The town of Tiburon, Calif., voted last week to spend $200,000 to place six security cameras at strategic points to ensure none of the cars coming into town are stolen.
The town of Tiburon, Calif., voted last week to spend $200,000 to place six security cameras at strategic points to ensure none of the cars coming into town are stolen. Eric Risberg/AP
A little town in California has a big and controversial idea: It wants to install security cameras on roads leading into town so that it can screen and record every license plate that comes inside city limits. The plan could effectively turn Tiburon into perhaps the nation's first public gated community.
Most people in the Bay Area couldn't tell you which winding road leads to the tucked-away enclave, across the Golden Gate Bridge from San Francisco. It's a place that values its privacy and its security.
"Tiburon is unusual because there are only two roads going in and out of the town," says Mayor Alice Fredericks.
It's quite easy, she says, to keep track of every car along those two roads. Last week, the Town Council decided to spend $200,000 to place six security cameras at strategic points along the road. For now, the plan is to make sure none of the cars coming into town are stolen. Crime statistics are low in Tiburon, but in a small town, Fredericks says, even a few crimes make an impact.
"If you're out and about the way I am, every day you run into someone who was affected by a crime or knows someone who was," Fredericks says. "So it's real."
'A Hornet's Nest' Of Lawsuits
Still, some people in the area, like 31-year resident Bill Rothman, think it's a crazy idea.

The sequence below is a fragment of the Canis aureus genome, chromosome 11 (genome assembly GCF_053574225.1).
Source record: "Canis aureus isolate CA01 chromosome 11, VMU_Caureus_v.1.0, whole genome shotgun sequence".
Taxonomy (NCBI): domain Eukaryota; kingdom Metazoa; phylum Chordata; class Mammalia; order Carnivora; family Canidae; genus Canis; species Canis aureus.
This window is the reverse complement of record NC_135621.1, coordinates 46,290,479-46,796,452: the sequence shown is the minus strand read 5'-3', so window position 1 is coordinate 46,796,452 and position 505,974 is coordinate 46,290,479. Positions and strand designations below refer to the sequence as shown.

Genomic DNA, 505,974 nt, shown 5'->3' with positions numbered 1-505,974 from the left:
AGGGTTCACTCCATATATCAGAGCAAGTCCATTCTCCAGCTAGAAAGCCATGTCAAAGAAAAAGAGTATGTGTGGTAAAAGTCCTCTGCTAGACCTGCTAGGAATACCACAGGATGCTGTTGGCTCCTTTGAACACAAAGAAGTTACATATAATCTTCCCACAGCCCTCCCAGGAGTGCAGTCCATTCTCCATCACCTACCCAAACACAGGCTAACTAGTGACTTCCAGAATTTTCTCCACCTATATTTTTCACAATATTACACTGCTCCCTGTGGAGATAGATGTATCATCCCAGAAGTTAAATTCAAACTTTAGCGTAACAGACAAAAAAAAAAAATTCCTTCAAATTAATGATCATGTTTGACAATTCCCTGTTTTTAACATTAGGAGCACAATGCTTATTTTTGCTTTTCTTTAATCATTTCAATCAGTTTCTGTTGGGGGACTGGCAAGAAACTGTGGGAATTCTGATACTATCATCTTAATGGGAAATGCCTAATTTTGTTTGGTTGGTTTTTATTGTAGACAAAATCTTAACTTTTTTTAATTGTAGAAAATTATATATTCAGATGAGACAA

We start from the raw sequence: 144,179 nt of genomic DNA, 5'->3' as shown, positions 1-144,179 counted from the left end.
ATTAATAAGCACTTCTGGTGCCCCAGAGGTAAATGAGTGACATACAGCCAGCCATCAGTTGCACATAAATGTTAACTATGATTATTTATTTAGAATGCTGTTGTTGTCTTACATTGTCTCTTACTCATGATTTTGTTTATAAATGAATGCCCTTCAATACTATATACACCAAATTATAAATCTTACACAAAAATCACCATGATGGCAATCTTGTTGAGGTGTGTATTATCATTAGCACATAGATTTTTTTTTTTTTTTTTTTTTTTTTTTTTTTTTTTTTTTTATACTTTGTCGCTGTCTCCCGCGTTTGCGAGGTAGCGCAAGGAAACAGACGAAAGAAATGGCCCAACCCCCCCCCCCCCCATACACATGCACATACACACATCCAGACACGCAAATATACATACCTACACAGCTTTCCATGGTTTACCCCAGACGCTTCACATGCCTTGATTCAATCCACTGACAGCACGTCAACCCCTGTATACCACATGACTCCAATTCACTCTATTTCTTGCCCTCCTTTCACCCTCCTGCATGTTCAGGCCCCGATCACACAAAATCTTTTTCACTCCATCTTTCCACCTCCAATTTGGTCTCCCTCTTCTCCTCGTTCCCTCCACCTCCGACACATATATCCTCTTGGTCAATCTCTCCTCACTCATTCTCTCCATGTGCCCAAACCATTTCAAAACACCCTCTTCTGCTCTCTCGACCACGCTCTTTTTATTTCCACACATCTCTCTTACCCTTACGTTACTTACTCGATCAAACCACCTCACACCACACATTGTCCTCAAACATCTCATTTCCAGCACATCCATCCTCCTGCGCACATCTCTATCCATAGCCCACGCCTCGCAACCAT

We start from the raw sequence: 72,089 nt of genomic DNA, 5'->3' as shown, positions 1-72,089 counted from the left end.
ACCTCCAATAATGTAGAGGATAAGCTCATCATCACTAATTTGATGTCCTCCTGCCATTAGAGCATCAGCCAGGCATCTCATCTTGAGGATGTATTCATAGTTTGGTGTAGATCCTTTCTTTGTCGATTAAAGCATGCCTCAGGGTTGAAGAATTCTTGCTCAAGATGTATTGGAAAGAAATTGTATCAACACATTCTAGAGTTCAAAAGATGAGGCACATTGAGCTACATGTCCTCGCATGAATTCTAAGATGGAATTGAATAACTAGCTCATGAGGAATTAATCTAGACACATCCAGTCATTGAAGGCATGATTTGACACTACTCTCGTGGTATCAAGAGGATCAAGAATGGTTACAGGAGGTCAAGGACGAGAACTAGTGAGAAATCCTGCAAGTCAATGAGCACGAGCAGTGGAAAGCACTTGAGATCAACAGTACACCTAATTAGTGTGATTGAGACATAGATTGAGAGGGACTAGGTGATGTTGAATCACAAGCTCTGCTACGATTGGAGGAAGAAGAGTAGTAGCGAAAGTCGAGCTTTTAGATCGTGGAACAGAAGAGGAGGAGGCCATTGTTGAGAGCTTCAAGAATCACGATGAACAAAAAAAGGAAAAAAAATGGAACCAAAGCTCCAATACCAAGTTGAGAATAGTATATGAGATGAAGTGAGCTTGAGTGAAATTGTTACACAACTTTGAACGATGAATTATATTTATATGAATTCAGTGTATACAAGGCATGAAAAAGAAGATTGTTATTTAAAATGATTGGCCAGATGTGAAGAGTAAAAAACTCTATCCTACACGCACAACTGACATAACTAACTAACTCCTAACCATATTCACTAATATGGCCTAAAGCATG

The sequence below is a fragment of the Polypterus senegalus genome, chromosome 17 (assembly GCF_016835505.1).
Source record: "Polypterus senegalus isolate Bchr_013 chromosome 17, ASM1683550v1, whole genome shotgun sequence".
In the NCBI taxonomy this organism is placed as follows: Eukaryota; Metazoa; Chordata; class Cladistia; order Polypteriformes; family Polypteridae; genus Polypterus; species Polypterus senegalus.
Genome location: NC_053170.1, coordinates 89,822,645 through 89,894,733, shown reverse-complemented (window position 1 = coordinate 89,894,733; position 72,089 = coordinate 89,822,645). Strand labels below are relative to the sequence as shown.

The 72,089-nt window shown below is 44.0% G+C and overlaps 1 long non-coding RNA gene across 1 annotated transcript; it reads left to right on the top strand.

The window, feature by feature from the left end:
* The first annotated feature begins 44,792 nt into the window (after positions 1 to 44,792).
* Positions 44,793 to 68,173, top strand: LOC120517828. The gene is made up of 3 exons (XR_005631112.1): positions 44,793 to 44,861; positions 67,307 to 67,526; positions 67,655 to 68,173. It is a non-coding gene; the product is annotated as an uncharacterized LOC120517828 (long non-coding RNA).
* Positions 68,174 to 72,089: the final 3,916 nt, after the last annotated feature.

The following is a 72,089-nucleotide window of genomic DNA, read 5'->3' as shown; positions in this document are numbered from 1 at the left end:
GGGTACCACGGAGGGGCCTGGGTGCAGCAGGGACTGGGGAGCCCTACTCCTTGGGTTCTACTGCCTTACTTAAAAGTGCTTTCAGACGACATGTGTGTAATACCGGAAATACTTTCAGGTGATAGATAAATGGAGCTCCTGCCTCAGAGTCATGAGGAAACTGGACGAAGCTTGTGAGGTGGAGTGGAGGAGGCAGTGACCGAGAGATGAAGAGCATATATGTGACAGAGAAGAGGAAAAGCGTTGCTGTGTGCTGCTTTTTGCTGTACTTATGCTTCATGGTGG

"They're not security cameras," he says. "They're insecurity cameras."
Nicole Ozer of the American Civil Liberties Union agrees.
"The city of Tiburon has bought itself a $200,000 bottle of snake oil," she says.
Ozer says that by spending money on cameras instead of police officers, the town is doing something that's less safe. She says the move creates a hornet's nest of potential lawsuits.
"These cameras are expensive, there's no evidence that they'll do anything to make Tiburon safer and, once these cameras are up, they can very easily be used for spying and discriminatory targeting," she says.
Police run license-plate checks all the time, says Jennifer King, an expert in technology and public policy at the University of California, Berkeley. Tiburon's plan is to just run many plate checks. The problem, she says, is that once the equipment is installed, safeguards to protect privacy can change. For instance, the license plate information is supposed to be purged after eight hours, but what if a crime occurs and suddenly that information becomes more important?
"They may start today by keeping it eight hours, but I'll almost bet you that what they'll find is that somebody will come back and go, 'If only we had the data from those cameras,'" she says. "We call it 'scope creep' in the technology world. That scope can really crawl, really grow very quickly."
King says eventually this technology might end up being used against Tiburon residents themselves. Electronic bridge toll records hold similar information on license plates and those have been subpoenaed for all kinds of things, including divorce cases.